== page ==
The new government in Afghanistan – which had leanings towards India – hosted the Baloch insurgents and allowed India to stoke militancy and terrorism in Balochistan.
Pakistan served as a vital supplies route for the US and NATO forces presence and operations against the Taliban but as Kabul failed to govern the country and the Taliban insurgency became fierce, the US media and some leaders on the Capitol Hill began questioning Islamabad’s role.
Pakistani intelligence agency ISI was alleged to be playing a double game and assisting or overlooking the Afghan Taliban activities on its soil.
But the US and Pakistan continued an effective cooperation against al-Qaeda during the period.
After the US embassy in Kabul was attacked in 2011, in which 7 people died and 19 wounded, the US Navy Admiral, Adm. Mike Mullen — Chairman of the Joint Chiefs of Staff — during his final congressional testimony before retiring, said, “success in Afghanistan is threatened by the Pakistani government’s support for the Haqqani network of militants, which,” in his words, was “a ‘veritable arm’ of Pakistan’s intelligence agency.”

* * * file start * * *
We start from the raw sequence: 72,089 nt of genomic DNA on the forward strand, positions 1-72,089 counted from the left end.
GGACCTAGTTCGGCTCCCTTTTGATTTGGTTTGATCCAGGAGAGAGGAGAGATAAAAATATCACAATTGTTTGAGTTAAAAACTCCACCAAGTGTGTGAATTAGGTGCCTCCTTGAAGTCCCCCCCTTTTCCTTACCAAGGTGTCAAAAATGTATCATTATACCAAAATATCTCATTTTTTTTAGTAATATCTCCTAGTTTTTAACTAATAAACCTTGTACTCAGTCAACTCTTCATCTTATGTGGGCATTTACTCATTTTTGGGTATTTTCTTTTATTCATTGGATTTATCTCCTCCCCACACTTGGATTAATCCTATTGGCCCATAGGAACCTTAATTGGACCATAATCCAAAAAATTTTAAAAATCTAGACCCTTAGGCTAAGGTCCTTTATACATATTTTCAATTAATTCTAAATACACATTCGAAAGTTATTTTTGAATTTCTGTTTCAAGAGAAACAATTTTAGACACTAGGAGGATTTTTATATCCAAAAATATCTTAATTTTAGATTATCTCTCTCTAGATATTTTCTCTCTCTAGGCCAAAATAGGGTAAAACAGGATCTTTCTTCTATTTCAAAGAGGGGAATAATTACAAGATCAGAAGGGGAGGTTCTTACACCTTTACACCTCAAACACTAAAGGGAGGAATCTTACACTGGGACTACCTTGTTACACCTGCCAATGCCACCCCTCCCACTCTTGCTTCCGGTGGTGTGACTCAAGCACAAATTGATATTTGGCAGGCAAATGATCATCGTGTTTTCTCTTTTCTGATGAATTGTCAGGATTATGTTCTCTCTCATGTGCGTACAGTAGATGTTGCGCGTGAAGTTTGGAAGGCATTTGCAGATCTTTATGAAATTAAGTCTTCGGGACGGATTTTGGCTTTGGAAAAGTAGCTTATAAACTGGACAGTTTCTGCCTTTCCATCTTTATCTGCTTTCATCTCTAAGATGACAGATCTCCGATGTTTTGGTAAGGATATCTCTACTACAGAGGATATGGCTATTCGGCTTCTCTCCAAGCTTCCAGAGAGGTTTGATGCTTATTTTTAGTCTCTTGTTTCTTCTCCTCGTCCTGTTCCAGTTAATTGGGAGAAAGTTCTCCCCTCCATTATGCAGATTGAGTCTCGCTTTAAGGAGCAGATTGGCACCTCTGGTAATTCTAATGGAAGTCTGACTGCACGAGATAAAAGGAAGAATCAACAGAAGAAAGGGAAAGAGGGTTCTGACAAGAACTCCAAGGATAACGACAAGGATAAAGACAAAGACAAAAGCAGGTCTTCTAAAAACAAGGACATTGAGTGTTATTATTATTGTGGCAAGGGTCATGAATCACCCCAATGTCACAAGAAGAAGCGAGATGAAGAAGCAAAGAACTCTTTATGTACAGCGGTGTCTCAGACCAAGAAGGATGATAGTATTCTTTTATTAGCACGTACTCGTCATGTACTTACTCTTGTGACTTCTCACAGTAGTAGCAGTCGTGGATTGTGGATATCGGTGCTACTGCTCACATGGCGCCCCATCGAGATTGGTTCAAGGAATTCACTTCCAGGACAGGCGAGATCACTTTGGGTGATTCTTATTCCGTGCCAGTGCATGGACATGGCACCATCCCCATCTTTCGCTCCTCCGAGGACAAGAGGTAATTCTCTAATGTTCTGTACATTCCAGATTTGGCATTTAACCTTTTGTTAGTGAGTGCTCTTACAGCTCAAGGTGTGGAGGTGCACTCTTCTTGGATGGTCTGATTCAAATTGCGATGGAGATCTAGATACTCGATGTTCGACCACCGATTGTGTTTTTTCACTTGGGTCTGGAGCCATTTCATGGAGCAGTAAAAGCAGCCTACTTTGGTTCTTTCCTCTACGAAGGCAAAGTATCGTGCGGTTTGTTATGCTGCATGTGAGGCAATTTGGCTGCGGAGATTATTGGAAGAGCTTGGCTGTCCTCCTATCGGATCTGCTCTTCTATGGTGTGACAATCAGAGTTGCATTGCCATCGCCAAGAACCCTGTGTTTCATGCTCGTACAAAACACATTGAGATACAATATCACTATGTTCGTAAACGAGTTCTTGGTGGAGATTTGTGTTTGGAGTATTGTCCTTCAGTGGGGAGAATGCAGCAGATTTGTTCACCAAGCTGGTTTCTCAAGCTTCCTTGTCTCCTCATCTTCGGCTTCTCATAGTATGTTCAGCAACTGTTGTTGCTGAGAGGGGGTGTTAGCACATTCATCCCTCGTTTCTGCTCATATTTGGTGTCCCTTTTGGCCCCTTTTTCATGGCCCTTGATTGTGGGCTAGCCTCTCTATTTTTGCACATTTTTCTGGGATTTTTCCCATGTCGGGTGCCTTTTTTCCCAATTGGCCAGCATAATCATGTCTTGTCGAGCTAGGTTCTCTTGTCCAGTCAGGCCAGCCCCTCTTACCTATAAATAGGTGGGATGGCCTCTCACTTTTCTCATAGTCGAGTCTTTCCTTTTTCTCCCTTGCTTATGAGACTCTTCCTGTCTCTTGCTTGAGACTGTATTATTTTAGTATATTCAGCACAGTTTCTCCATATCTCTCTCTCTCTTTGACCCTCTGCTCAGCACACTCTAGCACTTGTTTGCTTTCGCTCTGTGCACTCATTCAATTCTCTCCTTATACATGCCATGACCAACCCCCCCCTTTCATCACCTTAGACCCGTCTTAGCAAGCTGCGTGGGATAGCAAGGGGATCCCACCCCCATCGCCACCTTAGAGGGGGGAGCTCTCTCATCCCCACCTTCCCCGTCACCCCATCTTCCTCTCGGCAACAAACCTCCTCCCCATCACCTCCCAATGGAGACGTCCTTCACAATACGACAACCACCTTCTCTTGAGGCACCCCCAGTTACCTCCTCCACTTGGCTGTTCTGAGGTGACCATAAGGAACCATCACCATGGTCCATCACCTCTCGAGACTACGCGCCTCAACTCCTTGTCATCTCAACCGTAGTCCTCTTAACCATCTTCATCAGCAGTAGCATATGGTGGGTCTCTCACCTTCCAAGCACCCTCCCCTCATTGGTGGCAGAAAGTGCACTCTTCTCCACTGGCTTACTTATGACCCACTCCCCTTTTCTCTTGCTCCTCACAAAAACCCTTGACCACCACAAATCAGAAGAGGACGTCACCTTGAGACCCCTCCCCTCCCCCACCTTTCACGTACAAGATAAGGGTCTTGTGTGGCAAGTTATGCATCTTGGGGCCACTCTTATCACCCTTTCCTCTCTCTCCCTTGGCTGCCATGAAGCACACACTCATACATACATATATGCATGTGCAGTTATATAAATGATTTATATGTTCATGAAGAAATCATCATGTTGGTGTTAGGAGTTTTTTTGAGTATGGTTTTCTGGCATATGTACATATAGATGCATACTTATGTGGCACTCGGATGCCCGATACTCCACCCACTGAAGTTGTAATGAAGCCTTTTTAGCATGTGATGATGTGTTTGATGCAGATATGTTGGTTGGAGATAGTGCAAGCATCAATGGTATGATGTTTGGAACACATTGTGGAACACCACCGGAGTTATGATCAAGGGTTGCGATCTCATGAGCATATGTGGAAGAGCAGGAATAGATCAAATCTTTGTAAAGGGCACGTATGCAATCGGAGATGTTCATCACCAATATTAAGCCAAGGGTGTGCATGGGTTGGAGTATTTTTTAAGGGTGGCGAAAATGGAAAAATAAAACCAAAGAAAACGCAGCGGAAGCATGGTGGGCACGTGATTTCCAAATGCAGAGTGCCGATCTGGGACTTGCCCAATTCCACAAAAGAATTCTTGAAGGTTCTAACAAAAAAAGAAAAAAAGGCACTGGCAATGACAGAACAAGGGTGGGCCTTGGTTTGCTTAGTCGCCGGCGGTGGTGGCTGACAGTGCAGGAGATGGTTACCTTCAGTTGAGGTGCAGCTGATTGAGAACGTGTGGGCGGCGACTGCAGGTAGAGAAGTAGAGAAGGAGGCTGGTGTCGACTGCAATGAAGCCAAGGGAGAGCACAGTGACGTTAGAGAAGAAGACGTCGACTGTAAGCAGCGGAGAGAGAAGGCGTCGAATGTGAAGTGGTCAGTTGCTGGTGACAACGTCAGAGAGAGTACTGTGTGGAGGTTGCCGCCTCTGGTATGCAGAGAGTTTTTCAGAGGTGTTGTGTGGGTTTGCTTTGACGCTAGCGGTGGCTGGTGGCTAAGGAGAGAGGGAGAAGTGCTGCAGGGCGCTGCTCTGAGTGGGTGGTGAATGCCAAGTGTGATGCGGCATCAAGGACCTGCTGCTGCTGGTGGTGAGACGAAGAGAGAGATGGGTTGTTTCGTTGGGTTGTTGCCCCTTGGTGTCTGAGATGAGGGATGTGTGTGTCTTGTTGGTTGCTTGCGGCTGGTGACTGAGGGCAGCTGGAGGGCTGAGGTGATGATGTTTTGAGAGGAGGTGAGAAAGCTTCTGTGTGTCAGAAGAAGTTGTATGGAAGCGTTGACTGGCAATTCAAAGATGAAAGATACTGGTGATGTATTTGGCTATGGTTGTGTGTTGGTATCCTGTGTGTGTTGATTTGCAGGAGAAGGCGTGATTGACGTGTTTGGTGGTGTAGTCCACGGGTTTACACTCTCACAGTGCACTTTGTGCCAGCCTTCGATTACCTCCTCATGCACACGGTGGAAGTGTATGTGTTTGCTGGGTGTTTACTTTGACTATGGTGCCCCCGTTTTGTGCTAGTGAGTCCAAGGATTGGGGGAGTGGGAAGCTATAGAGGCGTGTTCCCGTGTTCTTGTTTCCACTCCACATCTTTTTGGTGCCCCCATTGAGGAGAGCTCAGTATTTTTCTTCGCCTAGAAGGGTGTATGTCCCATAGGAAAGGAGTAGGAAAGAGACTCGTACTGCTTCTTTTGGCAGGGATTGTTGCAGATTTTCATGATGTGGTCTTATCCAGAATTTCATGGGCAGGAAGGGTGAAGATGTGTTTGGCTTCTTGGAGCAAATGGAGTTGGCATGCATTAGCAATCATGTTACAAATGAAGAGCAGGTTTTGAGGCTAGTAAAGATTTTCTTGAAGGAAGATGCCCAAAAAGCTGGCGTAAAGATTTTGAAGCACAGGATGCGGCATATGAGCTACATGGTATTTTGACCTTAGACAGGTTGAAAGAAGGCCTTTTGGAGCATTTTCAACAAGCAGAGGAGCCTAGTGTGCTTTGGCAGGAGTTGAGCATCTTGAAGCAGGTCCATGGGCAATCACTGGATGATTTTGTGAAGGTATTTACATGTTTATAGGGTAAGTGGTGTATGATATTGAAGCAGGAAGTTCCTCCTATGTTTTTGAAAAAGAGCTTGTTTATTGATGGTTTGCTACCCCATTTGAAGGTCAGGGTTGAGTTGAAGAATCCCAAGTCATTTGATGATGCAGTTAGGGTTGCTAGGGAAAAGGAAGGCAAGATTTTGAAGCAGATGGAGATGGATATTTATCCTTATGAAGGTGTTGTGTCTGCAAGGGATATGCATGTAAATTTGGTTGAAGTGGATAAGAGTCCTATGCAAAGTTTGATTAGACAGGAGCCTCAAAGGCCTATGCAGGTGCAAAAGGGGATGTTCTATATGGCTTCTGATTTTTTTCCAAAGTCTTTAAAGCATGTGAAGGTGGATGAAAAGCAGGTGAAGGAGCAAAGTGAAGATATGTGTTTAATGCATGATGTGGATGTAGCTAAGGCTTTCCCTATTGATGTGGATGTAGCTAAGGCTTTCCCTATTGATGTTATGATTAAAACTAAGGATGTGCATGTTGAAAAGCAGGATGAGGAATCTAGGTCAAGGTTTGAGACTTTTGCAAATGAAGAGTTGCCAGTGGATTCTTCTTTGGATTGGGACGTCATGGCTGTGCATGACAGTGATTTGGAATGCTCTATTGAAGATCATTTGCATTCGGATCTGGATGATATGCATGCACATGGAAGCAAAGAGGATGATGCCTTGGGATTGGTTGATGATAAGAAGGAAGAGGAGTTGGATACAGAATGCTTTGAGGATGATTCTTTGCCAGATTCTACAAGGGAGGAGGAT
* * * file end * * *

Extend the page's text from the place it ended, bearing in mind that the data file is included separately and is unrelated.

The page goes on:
But since 2013, Pakistan has launched a series of operations in North Waziristan and other parts of the tribal areas, clearing them of the militants. Pakistan once again came under scrutiny after Mullah Akhter Mansour’s assassination by the CIA drone in Balochistan with questions raised how the militant was able to travel to Iran and other parts of Middle East on a Pakistani passport.